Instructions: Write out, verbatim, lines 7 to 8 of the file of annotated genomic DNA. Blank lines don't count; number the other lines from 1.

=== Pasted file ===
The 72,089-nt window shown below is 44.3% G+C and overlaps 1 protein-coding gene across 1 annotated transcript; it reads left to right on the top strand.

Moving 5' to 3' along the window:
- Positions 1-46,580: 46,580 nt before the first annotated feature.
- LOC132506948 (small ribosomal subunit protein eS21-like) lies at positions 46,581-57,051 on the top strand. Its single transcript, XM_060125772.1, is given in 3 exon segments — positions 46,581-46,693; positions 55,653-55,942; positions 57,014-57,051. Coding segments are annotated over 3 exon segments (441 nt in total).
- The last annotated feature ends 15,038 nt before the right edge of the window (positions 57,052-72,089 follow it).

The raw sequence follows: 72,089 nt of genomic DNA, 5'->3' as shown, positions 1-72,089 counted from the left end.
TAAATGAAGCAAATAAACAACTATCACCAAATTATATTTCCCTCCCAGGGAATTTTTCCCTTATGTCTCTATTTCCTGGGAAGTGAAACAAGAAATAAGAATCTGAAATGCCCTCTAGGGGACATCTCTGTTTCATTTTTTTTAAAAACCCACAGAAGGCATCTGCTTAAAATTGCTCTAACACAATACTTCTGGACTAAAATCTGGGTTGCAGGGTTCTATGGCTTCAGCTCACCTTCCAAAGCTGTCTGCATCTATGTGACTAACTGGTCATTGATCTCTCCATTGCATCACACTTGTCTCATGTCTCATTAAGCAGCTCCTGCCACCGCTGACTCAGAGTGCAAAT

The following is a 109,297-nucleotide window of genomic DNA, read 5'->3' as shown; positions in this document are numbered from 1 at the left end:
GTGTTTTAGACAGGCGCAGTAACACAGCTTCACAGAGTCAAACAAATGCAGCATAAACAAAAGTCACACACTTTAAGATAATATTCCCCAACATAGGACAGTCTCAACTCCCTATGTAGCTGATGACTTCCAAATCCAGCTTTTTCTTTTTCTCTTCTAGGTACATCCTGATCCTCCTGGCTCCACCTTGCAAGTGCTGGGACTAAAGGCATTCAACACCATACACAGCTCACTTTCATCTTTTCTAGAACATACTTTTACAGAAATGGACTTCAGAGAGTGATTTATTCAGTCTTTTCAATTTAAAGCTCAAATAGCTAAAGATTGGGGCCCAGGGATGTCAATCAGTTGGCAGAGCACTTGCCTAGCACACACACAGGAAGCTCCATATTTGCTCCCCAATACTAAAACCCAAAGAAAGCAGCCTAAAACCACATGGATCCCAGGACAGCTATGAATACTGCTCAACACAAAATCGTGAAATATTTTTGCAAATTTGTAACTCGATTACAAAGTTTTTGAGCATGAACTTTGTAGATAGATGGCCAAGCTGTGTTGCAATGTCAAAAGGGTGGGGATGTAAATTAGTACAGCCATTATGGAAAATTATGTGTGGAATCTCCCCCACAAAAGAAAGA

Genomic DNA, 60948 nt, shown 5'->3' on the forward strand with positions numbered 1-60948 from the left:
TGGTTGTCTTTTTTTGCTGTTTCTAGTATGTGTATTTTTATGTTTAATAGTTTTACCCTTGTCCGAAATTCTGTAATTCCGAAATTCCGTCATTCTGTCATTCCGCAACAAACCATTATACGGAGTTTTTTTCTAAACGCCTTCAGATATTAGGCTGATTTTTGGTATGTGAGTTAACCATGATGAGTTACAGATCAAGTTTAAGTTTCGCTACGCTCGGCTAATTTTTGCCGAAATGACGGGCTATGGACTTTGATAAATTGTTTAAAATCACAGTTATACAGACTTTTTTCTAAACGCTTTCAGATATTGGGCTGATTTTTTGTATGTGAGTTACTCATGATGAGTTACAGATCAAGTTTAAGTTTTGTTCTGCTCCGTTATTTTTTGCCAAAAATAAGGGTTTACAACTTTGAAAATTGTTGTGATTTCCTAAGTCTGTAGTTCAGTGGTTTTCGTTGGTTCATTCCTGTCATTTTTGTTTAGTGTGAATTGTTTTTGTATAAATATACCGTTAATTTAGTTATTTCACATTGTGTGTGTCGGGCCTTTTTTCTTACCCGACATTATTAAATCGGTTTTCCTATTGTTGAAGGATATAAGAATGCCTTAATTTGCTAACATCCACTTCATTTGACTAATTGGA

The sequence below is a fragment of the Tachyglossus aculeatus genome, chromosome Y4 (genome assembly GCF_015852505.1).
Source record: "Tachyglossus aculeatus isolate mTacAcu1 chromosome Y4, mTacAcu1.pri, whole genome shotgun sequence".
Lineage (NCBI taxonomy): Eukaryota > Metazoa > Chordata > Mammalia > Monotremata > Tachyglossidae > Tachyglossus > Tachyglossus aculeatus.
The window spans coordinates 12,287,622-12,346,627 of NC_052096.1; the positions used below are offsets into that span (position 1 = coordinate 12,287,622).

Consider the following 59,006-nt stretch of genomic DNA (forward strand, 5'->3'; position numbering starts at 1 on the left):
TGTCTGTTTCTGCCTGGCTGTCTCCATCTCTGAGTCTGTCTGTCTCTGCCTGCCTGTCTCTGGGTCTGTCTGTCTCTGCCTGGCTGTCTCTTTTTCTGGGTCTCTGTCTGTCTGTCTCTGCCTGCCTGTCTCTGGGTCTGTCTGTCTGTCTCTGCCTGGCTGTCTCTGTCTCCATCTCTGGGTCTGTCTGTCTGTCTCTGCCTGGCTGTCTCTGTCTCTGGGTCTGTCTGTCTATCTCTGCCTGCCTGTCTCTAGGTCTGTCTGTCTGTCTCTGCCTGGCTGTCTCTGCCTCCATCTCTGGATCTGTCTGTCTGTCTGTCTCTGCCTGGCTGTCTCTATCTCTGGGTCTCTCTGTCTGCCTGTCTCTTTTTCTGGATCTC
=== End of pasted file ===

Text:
TAAATGAAGCAAATAAACAACTATCACCAAATTATATTTCCCTCCCAGGGAATTTTTCCCTTATGTCTCTATTTCCTGGGAAGTGAAACAAGAAATAAGAATCTGAAATGCCCTCTAGGGGACATCTCTGTTTCATTTTTTTTAAAAACCCACAGAAGGCATCTGCTTAAAATTGCTCTAACACAATACTTCTGGACTAAAATCTGGGTTGCAGGGTTCTATGGCTTCAGCTCACCTTCCAAAGCTGTCTGCATCTATGTGACTAACTGGTCATTGATCTCTCCATTGCATCACACTTGTCTCATGTCTCATTAAGCAGCTCCTGCCACCGCTGACTCAGAGTGCAAAT

The following is a 109,297-nucleotide window of genomic DNA, read 5'->3' as shown; positions in this document are numbered from 1 at the left end: